Real recognize real


The first WrestleMania I remember watching was the sixth one, when Hulk Hogan defended his title against the Ultimate Warrior. I was a bit late to the party; my friends had all been fans for several years at that point, but I didn’t take to any sport – including ostensibly fake ones – until about fifth grade.

I never even considered asking my parents if I could order WrestleMania VI. The way pay-per-view used to be, they’d scramble the visual, but you could still hear everything. (The Playboy Channel and such were the same way, but for at least a couple more years, I was far more interested in peering at scrambled wrestling matches.) So I sat there for four hours, trying to make out glimpses of the action while I re-enacted it with my action figures.

The G.O.A.T. WrestleMania match

Miraculously, something went wrong with their scrambling software or whatever, and the picture flickered on right before Hulk Hogan fought the Ultimate Warrior. It was like seeing a glimpse of heaven. I very gingerly walked around the den lest I trip or something and jolt the television back to its previous scrambled state.

The Hulk Hogan-Ultimate Warrior match was incredible. It was 22 minutes but seemed like an hour, since it was twice as long as any other match on the card. I was a huge Hulk Hogan fan, and I howled to the moon that life wasn’t fair when Hogan pinned the Warrior with the referee inconveniently unconscious and unable to make the count. When the Warrior defeated the previously indomitable Hogan, I actually cried. My friends had begun to speculate at that point that wrestling was scripted, and I guess I kind of knew that, but it just seemed so real to me, dammit!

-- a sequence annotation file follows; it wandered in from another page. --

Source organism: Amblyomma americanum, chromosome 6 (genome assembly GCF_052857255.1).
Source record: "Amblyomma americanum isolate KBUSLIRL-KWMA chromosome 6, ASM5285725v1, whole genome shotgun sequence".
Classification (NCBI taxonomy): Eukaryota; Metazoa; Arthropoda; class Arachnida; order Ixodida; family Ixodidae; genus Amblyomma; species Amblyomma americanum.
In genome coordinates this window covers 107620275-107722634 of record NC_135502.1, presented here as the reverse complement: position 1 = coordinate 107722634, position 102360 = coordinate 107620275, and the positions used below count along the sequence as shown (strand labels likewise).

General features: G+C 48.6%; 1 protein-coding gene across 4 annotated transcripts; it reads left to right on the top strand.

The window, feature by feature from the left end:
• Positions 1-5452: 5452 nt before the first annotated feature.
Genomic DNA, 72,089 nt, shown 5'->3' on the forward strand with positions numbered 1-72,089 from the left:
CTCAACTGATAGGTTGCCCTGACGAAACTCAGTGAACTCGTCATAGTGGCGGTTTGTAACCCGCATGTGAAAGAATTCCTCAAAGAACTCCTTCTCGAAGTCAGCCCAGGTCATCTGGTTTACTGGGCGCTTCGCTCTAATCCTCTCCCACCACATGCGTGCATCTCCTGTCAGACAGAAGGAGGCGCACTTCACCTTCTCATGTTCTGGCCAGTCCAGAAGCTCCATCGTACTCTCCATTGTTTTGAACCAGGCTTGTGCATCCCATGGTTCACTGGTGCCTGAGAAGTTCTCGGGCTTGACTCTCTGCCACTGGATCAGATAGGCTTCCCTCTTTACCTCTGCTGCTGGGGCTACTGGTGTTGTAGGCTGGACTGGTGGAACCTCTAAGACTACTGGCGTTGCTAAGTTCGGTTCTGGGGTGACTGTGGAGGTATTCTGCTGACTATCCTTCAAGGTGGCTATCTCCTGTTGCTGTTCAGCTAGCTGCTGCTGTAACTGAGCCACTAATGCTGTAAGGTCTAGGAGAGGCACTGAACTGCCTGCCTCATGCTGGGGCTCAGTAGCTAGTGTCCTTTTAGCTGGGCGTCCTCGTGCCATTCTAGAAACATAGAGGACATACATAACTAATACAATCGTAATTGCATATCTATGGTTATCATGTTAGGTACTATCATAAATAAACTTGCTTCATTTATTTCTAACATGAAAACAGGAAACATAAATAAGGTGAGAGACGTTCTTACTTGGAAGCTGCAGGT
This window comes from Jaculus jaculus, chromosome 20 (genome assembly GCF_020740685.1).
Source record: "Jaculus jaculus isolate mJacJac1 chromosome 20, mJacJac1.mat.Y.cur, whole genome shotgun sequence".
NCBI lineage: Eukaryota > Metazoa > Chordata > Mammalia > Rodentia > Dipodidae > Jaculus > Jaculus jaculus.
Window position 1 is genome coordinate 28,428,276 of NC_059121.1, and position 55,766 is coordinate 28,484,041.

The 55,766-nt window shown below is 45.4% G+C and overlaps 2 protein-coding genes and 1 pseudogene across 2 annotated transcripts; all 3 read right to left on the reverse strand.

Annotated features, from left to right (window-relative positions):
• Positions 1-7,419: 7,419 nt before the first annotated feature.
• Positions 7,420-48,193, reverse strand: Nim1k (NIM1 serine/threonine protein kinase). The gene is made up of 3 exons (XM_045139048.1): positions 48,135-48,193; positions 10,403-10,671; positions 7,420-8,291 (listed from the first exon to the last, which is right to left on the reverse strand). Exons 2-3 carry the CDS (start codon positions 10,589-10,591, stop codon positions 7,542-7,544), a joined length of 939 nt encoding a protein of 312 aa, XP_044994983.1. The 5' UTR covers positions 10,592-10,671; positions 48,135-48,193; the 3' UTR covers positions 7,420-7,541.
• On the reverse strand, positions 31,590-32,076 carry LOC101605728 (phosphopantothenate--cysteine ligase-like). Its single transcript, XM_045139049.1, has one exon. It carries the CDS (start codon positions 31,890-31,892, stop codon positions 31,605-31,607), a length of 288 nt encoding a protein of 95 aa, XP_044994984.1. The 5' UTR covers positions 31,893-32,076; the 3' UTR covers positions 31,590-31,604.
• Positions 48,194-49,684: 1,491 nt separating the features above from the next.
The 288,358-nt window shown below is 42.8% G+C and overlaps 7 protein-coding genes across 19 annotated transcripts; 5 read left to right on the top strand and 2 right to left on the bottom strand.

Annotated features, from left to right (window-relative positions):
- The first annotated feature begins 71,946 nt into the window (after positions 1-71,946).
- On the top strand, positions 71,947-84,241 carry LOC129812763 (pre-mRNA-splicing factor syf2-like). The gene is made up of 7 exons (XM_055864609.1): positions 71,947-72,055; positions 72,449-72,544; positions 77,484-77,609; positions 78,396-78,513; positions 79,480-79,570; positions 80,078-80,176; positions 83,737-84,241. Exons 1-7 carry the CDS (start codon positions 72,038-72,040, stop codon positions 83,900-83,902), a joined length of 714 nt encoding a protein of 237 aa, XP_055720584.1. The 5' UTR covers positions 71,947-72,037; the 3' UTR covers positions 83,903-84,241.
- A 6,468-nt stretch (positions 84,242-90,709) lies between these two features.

The following year, my parents – having come to grips that my wrestling fandom was more than just a flight of fancy – allowed me to order WrestleMania VII and invite a whole bunch of my sixth grade buddies over. That was a social event we reprised for four years until one of my friends got one of those cable descramblers, and we looked forward to it for months. That first WrestleMania party, in particular, is still a thing of legend.

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Wrestling with shadows: Rumble trip beautifully illustrates passage of time

You think you know me

I know it’s fake. I know I’m 30.

But standing with my friends in section 110 at Phillips Arena in Atlanta last Sunday, when his music hit and Edge made his surprise return at the Royal Rumble, I couldn’t help myself; I cheered my head off, flossed in my Edge shirt and gave high-fives to little kids.

And that’s the thing I still marvel at. It makes no sense that after all these years, through all the changes in my life, professional wrestling is still something I enjoy. And yet there I was.

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